- Below-market valuations may prove deeply unfair as shareholders today are not necessarily those who benefited from higher dividends in the past.
- Many of the candidates for renationalisation are majority-owned by overseas investors. This would make compensation far more difficult than in the past.
- Foreign nationals would be in a strong position to challenge attempts to acquire assets at less than market value, which would damage the UK’s reputation for upholding property rights. This could also lead to retaliatory measures against the UK’s own large stock of overseas investments.
The report warns that despite support for renationalisation from some political parties, it seems unlikely that there will ever be complete consensus. Future governments might therefore re-privatise, or threaten to do so. The uncertainty and instability created by this sort of ping-pong policymaking could damage the performance of these industries, harming the interests of both customers and taxpayers.
Commenting on the report, IEA Economics Fellow and co-author Julian Jessop said:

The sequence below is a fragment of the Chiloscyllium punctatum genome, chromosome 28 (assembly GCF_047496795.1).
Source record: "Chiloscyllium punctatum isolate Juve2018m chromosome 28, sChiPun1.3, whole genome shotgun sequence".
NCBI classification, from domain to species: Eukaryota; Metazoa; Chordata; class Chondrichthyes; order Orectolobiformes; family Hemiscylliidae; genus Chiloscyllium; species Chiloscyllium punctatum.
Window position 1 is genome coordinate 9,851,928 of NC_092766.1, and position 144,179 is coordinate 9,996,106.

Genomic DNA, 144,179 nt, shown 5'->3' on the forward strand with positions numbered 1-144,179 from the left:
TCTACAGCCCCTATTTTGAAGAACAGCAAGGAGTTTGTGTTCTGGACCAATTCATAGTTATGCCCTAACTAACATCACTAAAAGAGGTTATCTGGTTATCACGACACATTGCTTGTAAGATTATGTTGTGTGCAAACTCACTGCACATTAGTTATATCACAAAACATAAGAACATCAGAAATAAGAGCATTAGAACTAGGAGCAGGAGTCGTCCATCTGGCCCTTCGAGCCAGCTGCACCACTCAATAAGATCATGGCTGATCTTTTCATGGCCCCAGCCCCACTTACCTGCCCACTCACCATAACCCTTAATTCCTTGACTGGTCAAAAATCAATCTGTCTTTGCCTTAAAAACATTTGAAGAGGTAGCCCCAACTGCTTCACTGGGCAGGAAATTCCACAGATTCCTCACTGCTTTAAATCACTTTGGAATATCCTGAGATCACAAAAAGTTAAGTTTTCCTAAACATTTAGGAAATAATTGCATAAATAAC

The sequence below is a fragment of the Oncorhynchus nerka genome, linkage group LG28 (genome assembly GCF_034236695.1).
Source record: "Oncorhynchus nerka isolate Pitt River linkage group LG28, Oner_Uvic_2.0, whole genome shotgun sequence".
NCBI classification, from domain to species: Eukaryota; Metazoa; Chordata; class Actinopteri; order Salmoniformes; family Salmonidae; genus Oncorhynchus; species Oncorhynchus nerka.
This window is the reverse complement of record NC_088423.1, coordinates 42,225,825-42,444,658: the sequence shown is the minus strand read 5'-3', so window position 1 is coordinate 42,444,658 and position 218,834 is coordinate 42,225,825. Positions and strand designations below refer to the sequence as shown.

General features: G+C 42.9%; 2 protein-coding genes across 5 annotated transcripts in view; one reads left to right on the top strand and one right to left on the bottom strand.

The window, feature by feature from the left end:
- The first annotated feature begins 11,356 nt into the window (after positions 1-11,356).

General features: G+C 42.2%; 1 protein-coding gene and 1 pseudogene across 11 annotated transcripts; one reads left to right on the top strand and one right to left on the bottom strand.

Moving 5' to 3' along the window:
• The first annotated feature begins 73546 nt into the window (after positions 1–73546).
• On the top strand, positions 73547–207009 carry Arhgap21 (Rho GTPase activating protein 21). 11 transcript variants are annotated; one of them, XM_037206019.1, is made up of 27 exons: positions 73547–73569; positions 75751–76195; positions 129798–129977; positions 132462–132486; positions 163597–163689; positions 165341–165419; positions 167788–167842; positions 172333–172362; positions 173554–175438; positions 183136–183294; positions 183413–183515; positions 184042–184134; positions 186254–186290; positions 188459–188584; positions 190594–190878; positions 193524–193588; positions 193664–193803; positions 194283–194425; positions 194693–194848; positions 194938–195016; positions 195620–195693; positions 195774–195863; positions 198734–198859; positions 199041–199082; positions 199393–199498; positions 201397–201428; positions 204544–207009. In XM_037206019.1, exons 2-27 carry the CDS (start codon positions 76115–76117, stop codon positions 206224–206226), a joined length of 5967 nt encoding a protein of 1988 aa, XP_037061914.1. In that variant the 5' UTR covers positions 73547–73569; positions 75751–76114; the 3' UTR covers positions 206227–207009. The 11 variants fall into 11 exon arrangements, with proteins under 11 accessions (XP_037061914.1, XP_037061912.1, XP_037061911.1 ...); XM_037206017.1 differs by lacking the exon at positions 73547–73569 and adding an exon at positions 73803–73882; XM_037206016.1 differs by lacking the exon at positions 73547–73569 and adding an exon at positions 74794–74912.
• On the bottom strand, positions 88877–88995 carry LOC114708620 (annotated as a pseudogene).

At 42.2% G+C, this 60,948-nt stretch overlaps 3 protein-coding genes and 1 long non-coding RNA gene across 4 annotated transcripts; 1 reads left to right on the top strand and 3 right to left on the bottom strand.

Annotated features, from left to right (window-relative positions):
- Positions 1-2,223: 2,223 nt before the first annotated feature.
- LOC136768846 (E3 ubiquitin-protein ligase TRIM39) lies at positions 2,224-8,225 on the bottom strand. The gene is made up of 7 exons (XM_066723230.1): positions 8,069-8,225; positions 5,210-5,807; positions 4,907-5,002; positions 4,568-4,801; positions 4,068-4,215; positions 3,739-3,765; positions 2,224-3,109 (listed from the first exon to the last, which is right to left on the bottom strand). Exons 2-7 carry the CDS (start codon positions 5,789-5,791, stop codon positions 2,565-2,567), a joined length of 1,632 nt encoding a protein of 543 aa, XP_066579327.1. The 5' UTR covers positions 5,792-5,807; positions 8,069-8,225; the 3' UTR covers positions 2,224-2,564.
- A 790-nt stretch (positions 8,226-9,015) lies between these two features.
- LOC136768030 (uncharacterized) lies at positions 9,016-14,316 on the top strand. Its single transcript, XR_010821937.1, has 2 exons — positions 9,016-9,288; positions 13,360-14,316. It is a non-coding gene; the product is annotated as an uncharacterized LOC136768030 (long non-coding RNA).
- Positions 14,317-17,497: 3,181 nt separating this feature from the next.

“Most of the potential benefits of renationalisation could be achieved in other ways, including better regulation and more competition.
“In contrast, the potential costs are huge, especially if returning these industries to state control reverses the substantial improvements in performance since privatisation.”
Commenting on the report, IEA Editorial and Research Fellow Professor Len Shackleton said:
“The public’s dissatisfaction with some aspects of the performance of privatised utilities should not lead us to forget the lessons of decades under nationalisation.
“Taking these industries back into the public sector would reduce consumer choice and innovation, while holding back productivity and boosting the power of trade unions and other unrepresentative pressure groups.”